Burning DATA CDs

hyph-n

Registered
I updated to 10.0.3 as soon as it came out :) - with a hope that it would allow me to Burn DATA CDs...... anyone know how??!

Everyone seem to want to burn MP3/Music CDs (doesn't appeal to me)... i just want to transfer 100s of MB of Data....

... am I the 1st person to want to do this..???

:confused:
 

sithious

no longer a member
you're not the first to want this ... i'm waiting, too... let's hope apple get this issue sorted out soon... next update, i hope...
 

larryn

Registered

davidbrit2

Licensed Computer Geek
Hmm, does cdrecord only support SCSI drives, or do you think it could be convinced to work with a USB Iomega ZIP CD writer? I think I may have tried this program once before, but I couldn't get it to recognize the drive.
 

hyph-n

Registered
I don't have a problem with command line stuff.... but you are missing the point -> I want to be able to insert a Blank CD-R, format it [quickly], copy a load of files to it, eject it, put it into another machine [mac/unix/win], & read the files.

I know i can boot into MacOS9, but i just like OSX so much!

oh well.... i'll just have to wait for a little bit longer...

:cool:
 

diverman

Registered
> I want to be able to insert a Blank CD-R, format it [quickly],
> copy a load of files to it, eject it, put it into another machine
> [mac/unix/win], & read the files.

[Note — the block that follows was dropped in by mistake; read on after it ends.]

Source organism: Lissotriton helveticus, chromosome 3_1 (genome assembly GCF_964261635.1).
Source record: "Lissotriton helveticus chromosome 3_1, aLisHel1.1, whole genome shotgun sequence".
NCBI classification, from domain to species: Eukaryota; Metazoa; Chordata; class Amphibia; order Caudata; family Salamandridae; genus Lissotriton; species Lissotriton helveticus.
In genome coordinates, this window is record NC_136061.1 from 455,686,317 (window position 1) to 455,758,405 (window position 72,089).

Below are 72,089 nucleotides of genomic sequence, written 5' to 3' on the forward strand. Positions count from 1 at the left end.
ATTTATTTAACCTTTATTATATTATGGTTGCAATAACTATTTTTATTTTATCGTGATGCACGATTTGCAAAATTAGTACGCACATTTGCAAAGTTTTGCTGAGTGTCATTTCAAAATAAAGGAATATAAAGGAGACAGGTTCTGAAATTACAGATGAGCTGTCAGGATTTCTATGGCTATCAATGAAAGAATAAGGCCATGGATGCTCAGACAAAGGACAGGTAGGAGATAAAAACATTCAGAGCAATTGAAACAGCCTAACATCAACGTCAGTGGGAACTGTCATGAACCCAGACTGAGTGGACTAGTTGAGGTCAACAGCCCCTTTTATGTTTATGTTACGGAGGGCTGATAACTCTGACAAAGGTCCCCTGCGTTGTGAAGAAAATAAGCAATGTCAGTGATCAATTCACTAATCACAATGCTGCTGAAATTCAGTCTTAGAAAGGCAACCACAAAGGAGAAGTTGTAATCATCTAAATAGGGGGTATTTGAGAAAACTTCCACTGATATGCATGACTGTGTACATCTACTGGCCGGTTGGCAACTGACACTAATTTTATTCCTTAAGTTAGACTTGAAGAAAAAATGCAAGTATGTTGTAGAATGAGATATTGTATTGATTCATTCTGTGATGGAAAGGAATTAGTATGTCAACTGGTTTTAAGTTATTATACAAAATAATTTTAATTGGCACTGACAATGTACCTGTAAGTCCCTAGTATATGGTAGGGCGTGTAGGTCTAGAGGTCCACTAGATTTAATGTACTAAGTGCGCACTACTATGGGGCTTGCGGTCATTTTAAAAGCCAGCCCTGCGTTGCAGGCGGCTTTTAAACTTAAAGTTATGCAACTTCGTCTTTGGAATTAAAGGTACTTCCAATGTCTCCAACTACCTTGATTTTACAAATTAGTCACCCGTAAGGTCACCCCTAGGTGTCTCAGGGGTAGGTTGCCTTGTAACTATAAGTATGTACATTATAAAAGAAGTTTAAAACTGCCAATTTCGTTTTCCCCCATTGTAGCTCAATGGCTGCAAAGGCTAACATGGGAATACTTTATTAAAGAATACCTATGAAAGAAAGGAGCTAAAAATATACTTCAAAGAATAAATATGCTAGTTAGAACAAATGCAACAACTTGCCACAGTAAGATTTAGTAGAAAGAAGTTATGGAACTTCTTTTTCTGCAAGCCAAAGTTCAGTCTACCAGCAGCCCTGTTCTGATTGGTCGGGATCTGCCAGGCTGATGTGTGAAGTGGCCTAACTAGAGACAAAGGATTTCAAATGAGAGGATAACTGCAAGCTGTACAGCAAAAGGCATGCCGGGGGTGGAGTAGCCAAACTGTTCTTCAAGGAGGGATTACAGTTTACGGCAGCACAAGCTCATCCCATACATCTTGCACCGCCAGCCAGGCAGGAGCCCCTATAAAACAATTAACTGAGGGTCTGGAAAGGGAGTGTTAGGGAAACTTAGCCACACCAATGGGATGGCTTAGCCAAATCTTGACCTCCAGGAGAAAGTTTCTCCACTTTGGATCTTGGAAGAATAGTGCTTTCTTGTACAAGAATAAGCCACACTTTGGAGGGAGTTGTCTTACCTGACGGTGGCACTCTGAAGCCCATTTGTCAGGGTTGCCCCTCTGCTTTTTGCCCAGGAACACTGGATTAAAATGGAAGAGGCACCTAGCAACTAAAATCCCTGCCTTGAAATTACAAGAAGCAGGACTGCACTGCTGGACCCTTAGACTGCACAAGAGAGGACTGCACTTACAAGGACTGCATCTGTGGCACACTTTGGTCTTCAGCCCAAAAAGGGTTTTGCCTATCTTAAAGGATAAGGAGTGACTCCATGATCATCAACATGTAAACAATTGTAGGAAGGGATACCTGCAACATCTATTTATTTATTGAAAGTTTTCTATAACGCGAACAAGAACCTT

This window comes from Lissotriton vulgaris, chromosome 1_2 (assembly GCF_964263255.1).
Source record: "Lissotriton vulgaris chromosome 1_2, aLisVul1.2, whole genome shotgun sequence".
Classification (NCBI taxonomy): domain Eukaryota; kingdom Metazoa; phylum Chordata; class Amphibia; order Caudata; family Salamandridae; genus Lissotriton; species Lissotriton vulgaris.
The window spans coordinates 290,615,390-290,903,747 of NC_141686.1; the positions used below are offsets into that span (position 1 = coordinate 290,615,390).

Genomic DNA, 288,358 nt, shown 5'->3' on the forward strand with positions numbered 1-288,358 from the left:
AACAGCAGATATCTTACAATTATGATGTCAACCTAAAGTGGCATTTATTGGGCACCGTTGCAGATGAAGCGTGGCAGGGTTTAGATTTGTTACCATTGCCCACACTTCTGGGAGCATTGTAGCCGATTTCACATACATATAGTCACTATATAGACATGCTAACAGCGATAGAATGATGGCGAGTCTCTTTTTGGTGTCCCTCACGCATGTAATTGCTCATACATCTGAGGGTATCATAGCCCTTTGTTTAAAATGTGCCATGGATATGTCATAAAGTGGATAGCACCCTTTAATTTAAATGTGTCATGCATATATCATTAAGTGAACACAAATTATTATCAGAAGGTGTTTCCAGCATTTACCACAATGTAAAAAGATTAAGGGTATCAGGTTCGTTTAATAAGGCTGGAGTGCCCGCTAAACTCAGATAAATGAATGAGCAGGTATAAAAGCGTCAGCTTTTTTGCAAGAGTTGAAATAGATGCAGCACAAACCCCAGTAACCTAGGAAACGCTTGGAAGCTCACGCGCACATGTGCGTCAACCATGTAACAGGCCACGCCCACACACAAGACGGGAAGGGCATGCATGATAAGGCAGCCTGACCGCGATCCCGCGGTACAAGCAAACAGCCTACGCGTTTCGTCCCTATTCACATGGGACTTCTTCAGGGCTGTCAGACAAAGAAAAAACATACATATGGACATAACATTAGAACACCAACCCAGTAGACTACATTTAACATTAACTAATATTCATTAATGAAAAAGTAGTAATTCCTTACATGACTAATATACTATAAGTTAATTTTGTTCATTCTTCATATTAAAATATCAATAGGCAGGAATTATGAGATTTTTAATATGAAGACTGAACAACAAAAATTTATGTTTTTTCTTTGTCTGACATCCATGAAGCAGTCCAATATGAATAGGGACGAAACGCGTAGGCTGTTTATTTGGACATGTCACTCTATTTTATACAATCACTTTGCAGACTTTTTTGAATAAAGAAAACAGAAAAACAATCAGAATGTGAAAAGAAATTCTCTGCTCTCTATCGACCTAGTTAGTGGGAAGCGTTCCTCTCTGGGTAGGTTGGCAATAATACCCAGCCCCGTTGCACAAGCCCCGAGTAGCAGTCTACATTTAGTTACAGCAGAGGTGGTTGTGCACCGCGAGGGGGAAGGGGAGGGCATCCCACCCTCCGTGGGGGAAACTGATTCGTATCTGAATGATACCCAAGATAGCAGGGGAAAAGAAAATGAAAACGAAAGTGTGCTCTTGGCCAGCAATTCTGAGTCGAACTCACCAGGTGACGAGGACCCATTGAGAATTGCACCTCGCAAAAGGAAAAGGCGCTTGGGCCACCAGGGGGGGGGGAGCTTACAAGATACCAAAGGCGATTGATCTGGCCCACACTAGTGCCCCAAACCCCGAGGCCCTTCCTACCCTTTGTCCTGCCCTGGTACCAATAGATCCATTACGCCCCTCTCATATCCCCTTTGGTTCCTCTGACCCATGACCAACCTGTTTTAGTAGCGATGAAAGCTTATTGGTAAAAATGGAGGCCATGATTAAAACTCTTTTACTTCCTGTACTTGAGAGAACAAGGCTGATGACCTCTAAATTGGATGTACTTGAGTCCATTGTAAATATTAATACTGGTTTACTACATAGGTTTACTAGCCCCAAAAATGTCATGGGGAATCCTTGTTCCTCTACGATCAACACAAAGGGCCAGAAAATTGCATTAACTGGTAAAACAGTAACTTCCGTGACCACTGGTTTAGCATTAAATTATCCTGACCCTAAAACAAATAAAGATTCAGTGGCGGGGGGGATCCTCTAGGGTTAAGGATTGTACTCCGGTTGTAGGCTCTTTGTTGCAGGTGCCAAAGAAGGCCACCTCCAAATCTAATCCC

I don't know how familiar you are with burning data disks... but you can't preformat it, and copy files to it like a normal disk. You have to prepare a CD disk image, and then burn it to the disk. Even re-writable disks can only be re-written to, in whole.

The mention of cdrecord sounds nice. I haven't tried that yet. But as also mentioned, they didn't see any support for non-scsi drives. I do not know if there is a port for a non-scsi version. In Linux, I had to use an IDE-to-SCSI kernel module.

I hope this helps. Time for me to go dig in to this and see if I can get that working as well.


-Alex
 

hyph-n

Registered
I don't agree -

it's all down to whether the CD is written to in sessions/tracks or what... you can write to a CD in a number of sessions (something that OS9 couldn't even do!) - with CD-RW it's even better. If you format them as UDF then you can treat them just like a normal Disk.

I've tried this @ work on my NT box: format a CD-RW as UDF, copy loads of stuff to it, take it out, put it into a MacOS9 Mac, it reads it OK .. BUT put it into a MacOSX mac, IT CAN'T EVEN read UDF...

Come on Apple -- GET A GRIP!!

 

diverman

Registered
Actually, that's true. You can do a multi-session recording, but my point was that it's not at all like a normal file system, where you can format and then copy files. You still have to prepare the track for each session.

And to my knowledge, with CDRW's, you need to still blank the whole disk when reusing it. You can't just erase specific existing tracks to replace them.

It's mostly a matter of simantics. The term "copy" just isn't quite correct, and offers a false sense of the actual process involved, and with many people, will cause confusion down the line.

As far as the compatibilities across different OS's, you have to think about your target. You can create a CD that supports several filesystem headers, with cross-compatible file naming conventions... but you have to explicitly make that choice.

I definitely agree tho. Apple needs to get with the times, and support what's more commonly accepted as the standards. If everyone else is able to support several formats, is it really that hard for them to do? Hopefully, OS X (being a UNIX base) will take them a few more steps in that direction.

Cheers,
-Alex
 
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